Wednesday, October 14, 2009

California Labor Law Tips for Small Business Owners

California's current economy, like the rest of the world's, is on shaky ground.  There is an eruption of employment-related claims in our state, coming from employees who are laid off, terminated for cause, or who are still working, but afraid of losing their jobs.  A significant source of complaints concern wage and hour issues - nonpayment, late payment, unpaid overtime, and other wage and working condition issues that affect employers regardless of size.

There are several key areas of wage and hour compliance issues from which most complaints arise.  If small employers (or any size company, for that matter) can avoid these common pitfalls, companies will be far ahead of the game when it comes to complaints, hearings, lawsuits, settlements and awards.

It is important to note that wage-related claims in California have up to a four-year statute of limitations, requiring back pay, interest and penalties. In other words, it is best to get the rules right in the first place and follow them.  It can be much more costly in the end if you try to cut corners.

Meal and Rest Periods

Unlike Federal law, California law requires rest and meal periods for non-exempt employees.  Generally, a non-exempt employee cannot work more than 5 hours without a 30-minute unpaid meal period (California Labor Code, Section 512).  Three exceptions exist.  Rest periods must be 10 minutes per every 4 hours worked or major fraction thereof.  They must be paid time and, if possible, be taken in the middle of the 4 hours (California Wage Orders).  If these periods are not given, the employer must self impose a wage/penalty payable to the employee of one-hour of pay at the "regular rate" (California Labor Code, Section 226.7).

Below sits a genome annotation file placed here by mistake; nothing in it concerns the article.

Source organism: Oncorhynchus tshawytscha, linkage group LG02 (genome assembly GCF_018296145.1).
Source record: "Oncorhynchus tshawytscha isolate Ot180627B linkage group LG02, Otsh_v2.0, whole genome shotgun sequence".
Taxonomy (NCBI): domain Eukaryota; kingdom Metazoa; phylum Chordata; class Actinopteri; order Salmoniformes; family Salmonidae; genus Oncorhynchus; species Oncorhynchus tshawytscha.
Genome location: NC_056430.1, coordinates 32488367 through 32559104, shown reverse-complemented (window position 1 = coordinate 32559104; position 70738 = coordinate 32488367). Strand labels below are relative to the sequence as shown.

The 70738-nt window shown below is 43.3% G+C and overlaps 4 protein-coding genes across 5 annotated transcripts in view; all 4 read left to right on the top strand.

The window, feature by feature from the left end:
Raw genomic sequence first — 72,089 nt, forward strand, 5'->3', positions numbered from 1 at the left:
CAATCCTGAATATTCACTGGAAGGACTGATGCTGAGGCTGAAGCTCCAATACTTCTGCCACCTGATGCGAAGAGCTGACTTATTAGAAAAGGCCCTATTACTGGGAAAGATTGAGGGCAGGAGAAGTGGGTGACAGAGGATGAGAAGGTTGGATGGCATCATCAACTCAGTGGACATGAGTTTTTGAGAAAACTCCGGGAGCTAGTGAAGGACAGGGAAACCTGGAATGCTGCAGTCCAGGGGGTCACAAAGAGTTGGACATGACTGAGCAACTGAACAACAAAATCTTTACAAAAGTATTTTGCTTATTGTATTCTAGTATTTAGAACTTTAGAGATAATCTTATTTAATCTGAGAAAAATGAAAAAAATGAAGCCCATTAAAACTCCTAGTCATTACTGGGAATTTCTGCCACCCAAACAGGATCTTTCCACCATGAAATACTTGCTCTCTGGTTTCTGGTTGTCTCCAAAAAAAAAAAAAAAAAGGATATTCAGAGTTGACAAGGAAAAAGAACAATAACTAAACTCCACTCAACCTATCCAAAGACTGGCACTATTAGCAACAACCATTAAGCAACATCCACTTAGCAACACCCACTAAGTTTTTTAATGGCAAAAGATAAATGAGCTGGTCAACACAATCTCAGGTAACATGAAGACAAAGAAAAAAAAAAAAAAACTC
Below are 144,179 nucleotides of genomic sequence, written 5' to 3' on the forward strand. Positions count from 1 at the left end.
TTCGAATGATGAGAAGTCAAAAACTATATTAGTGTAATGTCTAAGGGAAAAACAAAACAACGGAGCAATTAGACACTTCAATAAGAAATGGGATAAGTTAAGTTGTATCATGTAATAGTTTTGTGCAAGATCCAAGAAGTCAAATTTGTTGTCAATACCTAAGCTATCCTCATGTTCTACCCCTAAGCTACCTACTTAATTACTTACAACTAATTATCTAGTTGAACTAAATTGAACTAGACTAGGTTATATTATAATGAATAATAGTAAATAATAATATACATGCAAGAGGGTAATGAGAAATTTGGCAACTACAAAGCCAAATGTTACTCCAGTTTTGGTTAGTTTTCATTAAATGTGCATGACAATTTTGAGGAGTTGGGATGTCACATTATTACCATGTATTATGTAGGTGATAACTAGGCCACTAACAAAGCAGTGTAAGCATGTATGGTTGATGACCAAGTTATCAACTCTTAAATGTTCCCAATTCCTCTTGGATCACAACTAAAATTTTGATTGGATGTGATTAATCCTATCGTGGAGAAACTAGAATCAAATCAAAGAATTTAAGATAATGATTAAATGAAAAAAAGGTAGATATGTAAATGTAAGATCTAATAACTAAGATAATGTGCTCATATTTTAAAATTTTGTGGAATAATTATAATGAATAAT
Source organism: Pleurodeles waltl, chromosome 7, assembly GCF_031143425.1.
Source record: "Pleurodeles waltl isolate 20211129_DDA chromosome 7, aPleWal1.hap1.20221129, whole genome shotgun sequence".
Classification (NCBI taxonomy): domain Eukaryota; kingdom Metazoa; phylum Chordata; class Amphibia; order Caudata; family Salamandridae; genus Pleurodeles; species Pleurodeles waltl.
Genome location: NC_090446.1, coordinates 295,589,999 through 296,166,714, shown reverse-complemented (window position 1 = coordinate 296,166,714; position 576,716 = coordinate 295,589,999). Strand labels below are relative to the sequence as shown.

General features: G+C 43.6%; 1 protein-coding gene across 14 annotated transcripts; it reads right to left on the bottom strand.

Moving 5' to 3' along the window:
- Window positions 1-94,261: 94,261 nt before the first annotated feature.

The recent California Supreme Court ruling that these payments are a wage has led to a large increase in claims.  Plaintiffs' lawyers are seeking, in addition to the wage/penalty, penalties for failure to pay all wages due on paydays, as well as penalties for not reporting all wages on the required pay stub.

The bottom line is to make sure you know the Labor Laws and comply with them.  If you are not already working with a business lawyer, employment lawyer, or human resources consultant, you should seriously consider it.  It is well worth the investment in the long run. 

If you have any question or concerns regarding anything in this post, please feel free to contact me at email the outhouse general counsel or (714) 795-0930.

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